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What does good driving really mean? The ABCDS of driving well

Do you think you’re a good driver? We all do but studies have shown that 81% of us think we are good drivers, but only 33% actually are, which means for all of us that get behind the wheel, we have some work to do when it comes to actually driving well.

Changing behaviours can be difficult, especially when a lot of the time we don’t even realise what habits we need to take note of and make subtle changes to. That’s why at Vitality we invented the Good Driving Programme - a way to encourage all drivers to pay more attention to how and why they drive like they do. Did you end up braking harshly whilst driving? This could have been caused by a distraction such as keeping an eye on the kids in the backseat or declining a phone call that kept popping up on your mobile.

Every time we get in the car we have the opportunity to be more mindful of how we're driving, and by also practicing the ABCDs of good driving you can become more conscious of the aspects that could be influencing the way that you drive. Which brings us on to the question: what exactly are the ABCDs of good driving and how can they help you to not only become a better driver, but also earn rewards with Vitality car insurance?

The ABCDs are Vitality's way of looking at what factors when driving could be better, and the key areas of focus when it comes to making behaviour changes when driving. So let's look a little further into these:

A = Acceleration

Unless you're going around a race course there is never the need to really accelerate really harshly. Acceleration should be a gentle movement that gradually builds speed as we navigate the road, adjusting the speed we're driving at depending on the location, situation and what's going on around us. It can be easy to accelerate harshly if you're not paying attention to it, but once you are it only takes a little change in habit to go a little slower when it comes to accelerating.

B = Braking

Harsh braking is a similar concept to acceleration in the terms that we should be taking this gradually and breaking slowly as we need to. We all know how to emergency stop, but the reason for doing so should only ever be in an emergency, not when we’re approaching stationary traffic or a junction.

C = Cornering

When taking corners in the car, extra caution needs to be taken as we often can't predict what the situation will be once we turn. Taking corners at an appropriate speed and within the right range ensures that as a driver we have enough time to assess the situation and see if there are any potential hazards such as pedestrians in the road or cars stopped still.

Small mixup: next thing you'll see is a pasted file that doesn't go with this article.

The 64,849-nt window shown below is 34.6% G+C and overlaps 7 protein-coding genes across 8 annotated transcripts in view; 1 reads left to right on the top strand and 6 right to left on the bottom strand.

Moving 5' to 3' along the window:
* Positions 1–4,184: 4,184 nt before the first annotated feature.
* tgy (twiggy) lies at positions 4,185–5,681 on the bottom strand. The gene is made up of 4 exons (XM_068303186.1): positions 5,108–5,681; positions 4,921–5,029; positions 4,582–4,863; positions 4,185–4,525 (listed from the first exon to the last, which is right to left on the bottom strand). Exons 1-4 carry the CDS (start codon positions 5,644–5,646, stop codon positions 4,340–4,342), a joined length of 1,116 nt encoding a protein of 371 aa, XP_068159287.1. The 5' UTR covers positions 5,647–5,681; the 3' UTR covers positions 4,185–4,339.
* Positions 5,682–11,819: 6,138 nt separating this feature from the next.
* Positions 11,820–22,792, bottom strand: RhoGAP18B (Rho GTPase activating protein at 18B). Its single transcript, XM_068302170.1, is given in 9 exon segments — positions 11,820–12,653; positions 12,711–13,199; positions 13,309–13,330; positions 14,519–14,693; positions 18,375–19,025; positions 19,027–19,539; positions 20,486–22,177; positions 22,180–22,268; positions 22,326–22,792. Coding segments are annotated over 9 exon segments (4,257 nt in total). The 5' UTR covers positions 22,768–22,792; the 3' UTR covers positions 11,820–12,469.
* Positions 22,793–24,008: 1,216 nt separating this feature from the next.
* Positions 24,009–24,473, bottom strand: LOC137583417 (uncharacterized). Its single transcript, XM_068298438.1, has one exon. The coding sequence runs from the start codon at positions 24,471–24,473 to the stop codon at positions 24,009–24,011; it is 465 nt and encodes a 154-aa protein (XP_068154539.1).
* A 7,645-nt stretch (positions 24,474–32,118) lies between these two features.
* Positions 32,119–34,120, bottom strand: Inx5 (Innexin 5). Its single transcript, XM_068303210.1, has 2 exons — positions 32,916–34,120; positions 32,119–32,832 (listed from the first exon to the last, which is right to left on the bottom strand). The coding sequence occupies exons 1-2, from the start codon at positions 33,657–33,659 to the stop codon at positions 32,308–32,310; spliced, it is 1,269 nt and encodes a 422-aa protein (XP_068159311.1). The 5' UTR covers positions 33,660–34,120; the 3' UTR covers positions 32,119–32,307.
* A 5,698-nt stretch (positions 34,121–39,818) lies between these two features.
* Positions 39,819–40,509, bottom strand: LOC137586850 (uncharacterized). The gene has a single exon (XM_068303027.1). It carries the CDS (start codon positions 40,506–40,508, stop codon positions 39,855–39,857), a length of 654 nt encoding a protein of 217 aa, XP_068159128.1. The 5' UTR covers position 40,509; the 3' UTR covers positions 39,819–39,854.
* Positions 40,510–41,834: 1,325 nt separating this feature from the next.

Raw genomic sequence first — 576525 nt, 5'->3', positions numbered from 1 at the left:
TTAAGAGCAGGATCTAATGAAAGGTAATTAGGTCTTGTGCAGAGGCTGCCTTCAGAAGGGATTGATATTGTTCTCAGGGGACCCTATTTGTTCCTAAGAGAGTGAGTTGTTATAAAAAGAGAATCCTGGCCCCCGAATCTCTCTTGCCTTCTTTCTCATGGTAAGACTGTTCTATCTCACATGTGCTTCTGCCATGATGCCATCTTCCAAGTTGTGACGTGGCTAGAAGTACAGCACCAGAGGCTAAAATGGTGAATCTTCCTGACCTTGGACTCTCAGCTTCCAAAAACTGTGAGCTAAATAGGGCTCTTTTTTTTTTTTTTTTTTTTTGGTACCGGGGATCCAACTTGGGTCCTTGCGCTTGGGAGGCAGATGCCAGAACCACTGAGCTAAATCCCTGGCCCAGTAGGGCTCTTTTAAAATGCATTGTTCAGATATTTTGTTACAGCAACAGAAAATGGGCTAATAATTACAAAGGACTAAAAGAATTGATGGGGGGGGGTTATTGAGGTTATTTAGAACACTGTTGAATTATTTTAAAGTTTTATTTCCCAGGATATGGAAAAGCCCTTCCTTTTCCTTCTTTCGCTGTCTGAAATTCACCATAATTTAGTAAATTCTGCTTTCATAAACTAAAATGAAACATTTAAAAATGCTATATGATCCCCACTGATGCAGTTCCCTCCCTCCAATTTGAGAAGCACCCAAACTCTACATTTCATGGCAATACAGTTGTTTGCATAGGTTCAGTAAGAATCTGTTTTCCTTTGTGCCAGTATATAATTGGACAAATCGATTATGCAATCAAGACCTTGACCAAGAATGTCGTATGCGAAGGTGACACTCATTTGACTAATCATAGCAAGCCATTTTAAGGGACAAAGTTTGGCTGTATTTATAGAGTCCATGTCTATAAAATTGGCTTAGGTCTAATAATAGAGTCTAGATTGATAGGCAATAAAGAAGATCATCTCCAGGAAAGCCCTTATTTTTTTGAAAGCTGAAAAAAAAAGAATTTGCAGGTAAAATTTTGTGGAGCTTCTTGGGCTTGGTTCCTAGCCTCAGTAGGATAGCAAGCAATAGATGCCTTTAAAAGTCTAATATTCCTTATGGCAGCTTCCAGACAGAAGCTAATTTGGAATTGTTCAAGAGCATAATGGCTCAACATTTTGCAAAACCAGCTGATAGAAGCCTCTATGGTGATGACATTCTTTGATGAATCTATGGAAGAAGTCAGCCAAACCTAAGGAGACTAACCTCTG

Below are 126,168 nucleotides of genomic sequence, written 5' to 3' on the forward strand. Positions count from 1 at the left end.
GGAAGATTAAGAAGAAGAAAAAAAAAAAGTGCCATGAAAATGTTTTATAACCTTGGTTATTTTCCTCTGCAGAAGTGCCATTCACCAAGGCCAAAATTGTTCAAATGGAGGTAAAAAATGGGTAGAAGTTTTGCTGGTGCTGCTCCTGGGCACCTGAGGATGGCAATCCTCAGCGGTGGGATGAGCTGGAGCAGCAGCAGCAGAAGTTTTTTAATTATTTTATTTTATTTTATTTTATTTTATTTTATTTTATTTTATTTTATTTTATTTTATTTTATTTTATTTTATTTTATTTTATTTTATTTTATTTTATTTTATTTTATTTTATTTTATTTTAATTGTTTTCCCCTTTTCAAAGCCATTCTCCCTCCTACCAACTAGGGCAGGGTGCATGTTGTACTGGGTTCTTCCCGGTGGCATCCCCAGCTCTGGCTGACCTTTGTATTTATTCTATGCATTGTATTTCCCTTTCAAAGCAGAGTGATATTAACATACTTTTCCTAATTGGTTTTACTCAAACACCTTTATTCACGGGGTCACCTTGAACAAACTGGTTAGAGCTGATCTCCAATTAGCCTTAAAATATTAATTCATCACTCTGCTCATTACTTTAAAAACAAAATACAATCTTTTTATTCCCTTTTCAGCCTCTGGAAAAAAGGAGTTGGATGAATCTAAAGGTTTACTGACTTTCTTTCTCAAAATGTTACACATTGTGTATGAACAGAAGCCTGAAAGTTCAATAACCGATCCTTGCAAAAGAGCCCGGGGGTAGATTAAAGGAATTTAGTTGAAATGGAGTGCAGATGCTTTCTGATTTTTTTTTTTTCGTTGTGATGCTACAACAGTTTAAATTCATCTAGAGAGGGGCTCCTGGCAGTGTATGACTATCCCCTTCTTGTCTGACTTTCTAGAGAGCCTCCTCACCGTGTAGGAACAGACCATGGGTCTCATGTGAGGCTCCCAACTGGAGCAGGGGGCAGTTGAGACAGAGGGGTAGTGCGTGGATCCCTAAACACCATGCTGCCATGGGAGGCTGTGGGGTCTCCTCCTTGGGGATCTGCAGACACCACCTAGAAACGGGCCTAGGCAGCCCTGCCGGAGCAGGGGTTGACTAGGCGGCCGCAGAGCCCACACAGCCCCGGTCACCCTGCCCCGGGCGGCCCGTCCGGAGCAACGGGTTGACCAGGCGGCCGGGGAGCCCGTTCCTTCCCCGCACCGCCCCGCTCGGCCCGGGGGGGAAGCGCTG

D = Distractions

It is so easy to become distracted whilst in the car, especially if you have passengers such as children or even adults. One of the biggest distractions in the car are our mobile phones - whilst handy for getting us to our destination, they can be a big cause for accidents. The law is very clear on mobile phones, it's illegal to hold and use a phone, sat nav, tablet, or any device that can send or receive data, while driving. So keep yourself, passengers, and other road users safe by not touching your phone.

S = Speeding

We all know the dangers of speeding, and even if you're going just a few miles over the limit, it could make a serious difference if you were to have an impact with another vehicle. Being more conscious of your speed at all times will allow you to stay within the speed limits.

Each of these can be dangerous driving behaviours in themselves, but if you're accelerating and cornering too fast, you could potentially lose control of your vehicle and cause an accident. The Department of Transport reported that 50% of reported road accidents are linked to behaviour, which means changing driving behaviours can help to prevent incidents. By becoming safer driving with the ABCDS, we can all work towards making roads safer for everyone.


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